There was a pause, then more words appeared—words I hadn’t known I needed to hear, but once I saw them, I realized I’d been searching my whole life for them.

Would that this might happen to me.

To admit uncertainty is to admit to weakness, to powerlessness, and to believe in yourself despite both. It is a frailty, but in this frailty there is a strength: the conviction to live in your own mind, and not in someone else’s.

Right, like this makes my points go away.

Choices, numberless as grains of sand, had layered and compressed, coalescing into sediment, then into rock, until all was set in stone.

Of course that's perfectly normal. Right, Mr. Objectivist?

I had discerned the ways in which we had been sculpted by a tradition given to us by others, a tradition of which we were either willfully or accidentally ignorant. I had begun to understand that we had lent our voices to a discourse whose sole purpose was to dehumanize and brutalize others—because nurturing that discourse was easier, because retaining power always feels like the way forward.

Then you go on to discern other things.

Whomever you become, whatever you make yourself into, that is who you always were.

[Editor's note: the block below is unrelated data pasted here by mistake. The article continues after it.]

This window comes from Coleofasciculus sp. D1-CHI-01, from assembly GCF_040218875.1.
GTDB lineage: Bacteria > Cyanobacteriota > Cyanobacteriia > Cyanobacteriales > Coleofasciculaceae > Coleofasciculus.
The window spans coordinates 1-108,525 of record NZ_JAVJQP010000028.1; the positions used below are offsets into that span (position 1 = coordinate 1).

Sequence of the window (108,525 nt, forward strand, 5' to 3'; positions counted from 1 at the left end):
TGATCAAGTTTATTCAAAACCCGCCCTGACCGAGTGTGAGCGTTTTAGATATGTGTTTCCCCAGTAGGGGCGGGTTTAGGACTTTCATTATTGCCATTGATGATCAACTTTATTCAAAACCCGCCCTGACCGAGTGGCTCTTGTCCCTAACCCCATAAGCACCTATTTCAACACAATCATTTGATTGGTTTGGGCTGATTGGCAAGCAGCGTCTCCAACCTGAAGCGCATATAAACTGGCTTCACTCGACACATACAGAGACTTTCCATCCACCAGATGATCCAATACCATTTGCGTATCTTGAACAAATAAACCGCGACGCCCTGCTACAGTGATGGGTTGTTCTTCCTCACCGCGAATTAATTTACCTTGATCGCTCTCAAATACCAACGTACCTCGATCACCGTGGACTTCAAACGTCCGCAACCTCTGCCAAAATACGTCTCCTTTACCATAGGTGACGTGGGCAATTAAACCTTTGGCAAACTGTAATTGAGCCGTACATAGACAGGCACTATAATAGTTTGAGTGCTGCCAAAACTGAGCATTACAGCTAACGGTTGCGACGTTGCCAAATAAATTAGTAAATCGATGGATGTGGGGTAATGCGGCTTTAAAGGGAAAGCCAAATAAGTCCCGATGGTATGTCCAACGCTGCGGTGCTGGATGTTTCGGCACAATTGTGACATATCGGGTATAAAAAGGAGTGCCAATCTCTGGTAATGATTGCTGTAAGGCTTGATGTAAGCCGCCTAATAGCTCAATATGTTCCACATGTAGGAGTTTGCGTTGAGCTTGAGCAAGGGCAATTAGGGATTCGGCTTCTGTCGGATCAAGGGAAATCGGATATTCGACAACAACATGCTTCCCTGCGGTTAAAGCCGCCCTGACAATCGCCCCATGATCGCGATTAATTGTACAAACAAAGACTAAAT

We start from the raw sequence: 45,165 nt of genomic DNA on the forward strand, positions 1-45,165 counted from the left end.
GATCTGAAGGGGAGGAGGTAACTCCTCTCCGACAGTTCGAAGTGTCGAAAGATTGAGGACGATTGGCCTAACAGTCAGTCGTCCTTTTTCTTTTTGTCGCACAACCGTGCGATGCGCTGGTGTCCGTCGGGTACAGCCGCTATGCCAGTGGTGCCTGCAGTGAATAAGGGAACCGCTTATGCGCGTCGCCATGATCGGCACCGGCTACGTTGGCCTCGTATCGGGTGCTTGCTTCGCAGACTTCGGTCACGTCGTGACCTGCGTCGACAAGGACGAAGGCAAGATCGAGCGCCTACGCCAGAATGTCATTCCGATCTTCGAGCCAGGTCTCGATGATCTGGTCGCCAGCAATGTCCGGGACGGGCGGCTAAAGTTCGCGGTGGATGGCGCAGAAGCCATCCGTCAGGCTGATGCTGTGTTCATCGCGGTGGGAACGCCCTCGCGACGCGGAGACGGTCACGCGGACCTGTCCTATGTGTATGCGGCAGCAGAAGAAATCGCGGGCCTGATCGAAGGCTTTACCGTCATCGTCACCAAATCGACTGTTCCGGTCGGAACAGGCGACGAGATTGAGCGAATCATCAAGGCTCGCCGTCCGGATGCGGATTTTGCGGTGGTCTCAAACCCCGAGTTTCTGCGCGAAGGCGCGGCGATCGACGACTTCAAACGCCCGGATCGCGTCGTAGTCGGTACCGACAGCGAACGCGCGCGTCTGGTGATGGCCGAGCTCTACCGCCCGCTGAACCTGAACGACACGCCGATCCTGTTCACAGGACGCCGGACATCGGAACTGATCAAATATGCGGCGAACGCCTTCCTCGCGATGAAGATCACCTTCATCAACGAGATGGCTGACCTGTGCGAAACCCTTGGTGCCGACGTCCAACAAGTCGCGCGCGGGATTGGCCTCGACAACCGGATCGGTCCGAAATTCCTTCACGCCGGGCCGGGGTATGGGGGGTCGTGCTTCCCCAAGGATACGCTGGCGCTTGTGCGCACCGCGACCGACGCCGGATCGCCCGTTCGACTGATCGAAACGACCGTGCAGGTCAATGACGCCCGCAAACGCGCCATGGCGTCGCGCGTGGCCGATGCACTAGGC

Could anything be more absurd? But point taken.
He was like a man who wanted to change all; and could not; so burned with his impotence; and had only me, an infinitely small microcosm to convert or detest. John Fowles

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Re: a thread for mundane ironists

Postby iambiguous » Thu Jan 24, 2019 6:00 pm

Barbara Kingsolver

I thought: this is how life is, ridiculous beyond comprehension.


Okay, but who can actually afford to believe it?

Alice wonders if other women in the middle of the night have begun to resent their Formica.

Is this an actual thing?

...the conspicuous consumption of limited resources has yet to be accepted widely as a spiritual error, or even bad manners.

Well, it is after all the new religion.

Don't try to figure out what other people want to hear from you; figure out what you have to say.

In fact, in the world today, figure out both.

Science doesn't tell us what we should do. It only tells us what is.

Let's keep it that way.